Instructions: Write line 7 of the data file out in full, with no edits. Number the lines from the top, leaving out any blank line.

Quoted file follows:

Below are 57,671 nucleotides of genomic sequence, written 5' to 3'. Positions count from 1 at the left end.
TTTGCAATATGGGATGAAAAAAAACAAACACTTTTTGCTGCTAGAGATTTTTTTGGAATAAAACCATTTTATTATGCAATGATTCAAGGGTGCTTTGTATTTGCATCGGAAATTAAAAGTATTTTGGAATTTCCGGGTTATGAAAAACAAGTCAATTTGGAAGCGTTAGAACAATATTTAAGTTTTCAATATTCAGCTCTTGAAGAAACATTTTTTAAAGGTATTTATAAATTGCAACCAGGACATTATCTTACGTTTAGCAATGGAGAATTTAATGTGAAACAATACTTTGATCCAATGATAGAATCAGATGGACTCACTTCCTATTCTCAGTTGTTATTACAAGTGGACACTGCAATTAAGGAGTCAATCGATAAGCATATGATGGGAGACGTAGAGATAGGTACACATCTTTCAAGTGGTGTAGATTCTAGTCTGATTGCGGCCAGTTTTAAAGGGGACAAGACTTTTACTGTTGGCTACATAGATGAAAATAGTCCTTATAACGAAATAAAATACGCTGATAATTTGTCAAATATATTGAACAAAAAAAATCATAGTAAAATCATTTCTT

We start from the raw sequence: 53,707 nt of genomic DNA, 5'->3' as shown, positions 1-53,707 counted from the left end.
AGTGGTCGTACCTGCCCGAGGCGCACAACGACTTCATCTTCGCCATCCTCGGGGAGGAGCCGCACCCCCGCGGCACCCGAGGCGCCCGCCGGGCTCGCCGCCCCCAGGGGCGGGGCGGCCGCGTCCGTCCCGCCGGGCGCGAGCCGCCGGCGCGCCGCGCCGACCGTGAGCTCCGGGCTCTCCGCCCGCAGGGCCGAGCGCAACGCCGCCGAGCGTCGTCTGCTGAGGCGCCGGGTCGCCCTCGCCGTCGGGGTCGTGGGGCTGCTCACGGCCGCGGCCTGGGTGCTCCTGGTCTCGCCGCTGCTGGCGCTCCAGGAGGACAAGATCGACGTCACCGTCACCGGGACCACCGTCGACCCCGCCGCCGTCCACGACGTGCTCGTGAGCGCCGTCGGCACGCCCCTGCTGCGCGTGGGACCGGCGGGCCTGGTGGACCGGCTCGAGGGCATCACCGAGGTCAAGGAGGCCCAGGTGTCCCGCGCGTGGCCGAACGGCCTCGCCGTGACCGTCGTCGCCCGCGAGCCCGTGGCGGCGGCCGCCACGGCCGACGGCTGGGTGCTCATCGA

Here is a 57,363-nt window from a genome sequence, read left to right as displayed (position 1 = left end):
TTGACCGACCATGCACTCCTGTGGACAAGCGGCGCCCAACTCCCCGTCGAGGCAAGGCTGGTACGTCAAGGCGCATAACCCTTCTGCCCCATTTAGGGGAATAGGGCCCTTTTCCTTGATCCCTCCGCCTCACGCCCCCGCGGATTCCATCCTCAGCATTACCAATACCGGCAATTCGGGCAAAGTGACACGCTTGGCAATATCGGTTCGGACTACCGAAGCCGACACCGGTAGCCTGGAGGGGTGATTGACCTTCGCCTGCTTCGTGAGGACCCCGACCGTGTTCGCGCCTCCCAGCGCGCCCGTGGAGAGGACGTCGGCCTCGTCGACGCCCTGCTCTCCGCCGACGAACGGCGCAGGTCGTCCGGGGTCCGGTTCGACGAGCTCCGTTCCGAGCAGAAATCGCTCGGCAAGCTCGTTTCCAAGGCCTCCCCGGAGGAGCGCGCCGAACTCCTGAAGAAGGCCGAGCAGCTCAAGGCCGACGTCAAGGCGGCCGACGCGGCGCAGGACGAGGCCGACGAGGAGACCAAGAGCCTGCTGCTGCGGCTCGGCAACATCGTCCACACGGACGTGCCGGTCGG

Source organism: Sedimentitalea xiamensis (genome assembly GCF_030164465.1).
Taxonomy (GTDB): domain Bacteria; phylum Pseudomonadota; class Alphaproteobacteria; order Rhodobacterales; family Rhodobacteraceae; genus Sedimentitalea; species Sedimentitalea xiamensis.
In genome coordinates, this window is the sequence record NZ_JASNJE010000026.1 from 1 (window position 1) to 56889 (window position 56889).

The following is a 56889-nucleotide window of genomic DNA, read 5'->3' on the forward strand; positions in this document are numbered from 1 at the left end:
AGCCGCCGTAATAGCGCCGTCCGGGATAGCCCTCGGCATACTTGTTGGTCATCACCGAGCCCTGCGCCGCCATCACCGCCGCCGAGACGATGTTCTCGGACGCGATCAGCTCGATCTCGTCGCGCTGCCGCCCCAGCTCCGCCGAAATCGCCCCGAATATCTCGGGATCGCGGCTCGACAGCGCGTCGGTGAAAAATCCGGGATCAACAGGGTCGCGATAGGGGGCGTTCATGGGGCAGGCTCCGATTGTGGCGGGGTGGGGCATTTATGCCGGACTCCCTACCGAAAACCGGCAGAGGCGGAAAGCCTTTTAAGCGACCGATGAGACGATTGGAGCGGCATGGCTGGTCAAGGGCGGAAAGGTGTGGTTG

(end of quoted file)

Source organism: Sedimentitalea xiamensis (genome assembly GCF_030164465.1).